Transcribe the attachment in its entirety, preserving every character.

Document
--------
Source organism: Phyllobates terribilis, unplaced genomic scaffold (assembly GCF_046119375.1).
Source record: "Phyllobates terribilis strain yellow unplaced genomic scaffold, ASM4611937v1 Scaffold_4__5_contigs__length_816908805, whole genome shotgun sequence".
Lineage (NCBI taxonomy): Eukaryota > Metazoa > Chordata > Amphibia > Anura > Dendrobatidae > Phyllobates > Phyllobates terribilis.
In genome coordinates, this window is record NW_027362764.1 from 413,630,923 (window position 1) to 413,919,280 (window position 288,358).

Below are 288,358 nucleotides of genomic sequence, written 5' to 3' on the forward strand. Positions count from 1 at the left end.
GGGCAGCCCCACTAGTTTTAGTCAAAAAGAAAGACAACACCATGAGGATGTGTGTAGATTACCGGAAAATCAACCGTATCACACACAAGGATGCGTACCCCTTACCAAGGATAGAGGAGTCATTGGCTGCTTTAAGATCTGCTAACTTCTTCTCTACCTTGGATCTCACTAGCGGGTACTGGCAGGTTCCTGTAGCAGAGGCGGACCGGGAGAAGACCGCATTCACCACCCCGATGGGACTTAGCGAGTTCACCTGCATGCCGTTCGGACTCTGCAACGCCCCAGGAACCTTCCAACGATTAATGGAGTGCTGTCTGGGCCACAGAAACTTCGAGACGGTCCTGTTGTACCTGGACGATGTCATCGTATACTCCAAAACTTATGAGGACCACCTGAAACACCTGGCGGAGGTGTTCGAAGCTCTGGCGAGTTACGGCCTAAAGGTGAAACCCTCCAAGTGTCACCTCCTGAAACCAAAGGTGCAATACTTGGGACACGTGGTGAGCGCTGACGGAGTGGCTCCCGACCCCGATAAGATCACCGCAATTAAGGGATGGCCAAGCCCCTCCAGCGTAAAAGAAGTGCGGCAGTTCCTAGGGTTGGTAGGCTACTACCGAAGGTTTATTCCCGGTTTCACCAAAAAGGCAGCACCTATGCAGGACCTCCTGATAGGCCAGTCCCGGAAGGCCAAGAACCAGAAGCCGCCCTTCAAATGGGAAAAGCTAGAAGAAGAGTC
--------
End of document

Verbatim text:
Source organism: Phyllobates terribilis, unplaced genomic scaffold (assembly GCF_046119375.1).
Source record: "Phyllobates terribilis strain yellow unplaced genomic scaffold, ASM4611937v1 Scaffold_4__5_contigs__length_816908805, whole genome shotgun sequence".
Lineage (NCBI taxonomy): Eukaryota > Metazoa > Chordata > Amphibia > Anura > Dendrobatidae > Phyllobates > Phyllobates terribilis.
In genome coordinates, this window is record NW_027362764.1 from 413,630,923 (window position 1) to 413,919,280 (window position 288,358).

Below are 288,358 nucleotides of genomic sequence, written 5' to 3' on the forward strand. Positions count from 1 at the left end.
GGGCAGCCCCACTAGTTTTAGTCAAAAAGAAAGACAACACCATGAGGATGTGTGTAGATTACCGGAAAATCAACCGTATCACACACAAGGATGCGTACCCCTTACCAAGGATAGAGGAGTCATTGGCTGCTTTAAGATCTGCTAACTTCTTCTCTACCTTGGATCTCACTAGCGGGTACTGGCAGGTTCCTGTAGCAGAGGCGGACCGGGAGAAGACCGCATTCACCACCCCGATGGGACTTAGCGAGTTCACCTGCATGCCGTTCGGACTCTGCAACGCCCCAGGAACCTTCCAACGATTAATGGAGTGCTGTCTGGGCCACAGAAACTTCGAGACGGTCCTGTTGTACCTGGACGATGTCATCGTATACTCCAAAACTTATGAGGACCACCTGAAACACCTGGCGGAGGTGTTCGAAGCTCTGGCGAGTTACGGCCTAAAGGTGAAACCCTCCAAGTGTCACCTCCTGAAACCAAAGGTGCAATACTTGGGACACGTGGTGAGCGCTGACGGAGTGGCTCCCGACCCCGATAAGATCACCGCAATTAAGGGATGGCCAAGCCCCTCCAGCGTAAAAGAAGTGCGGCAGTTCCTAGGGTTGGTAGGCTACTACCGAAGGTTTATTCCCGGTTTCACCAAAAAGGCAGCACCTATGCAGGACCTCCTGATAGGCCAGTCCCGGAAGGCCAAGAACCAGAAGCCGCCCTTCAAATGGGAAAAGCTAGAAGAAGAGTC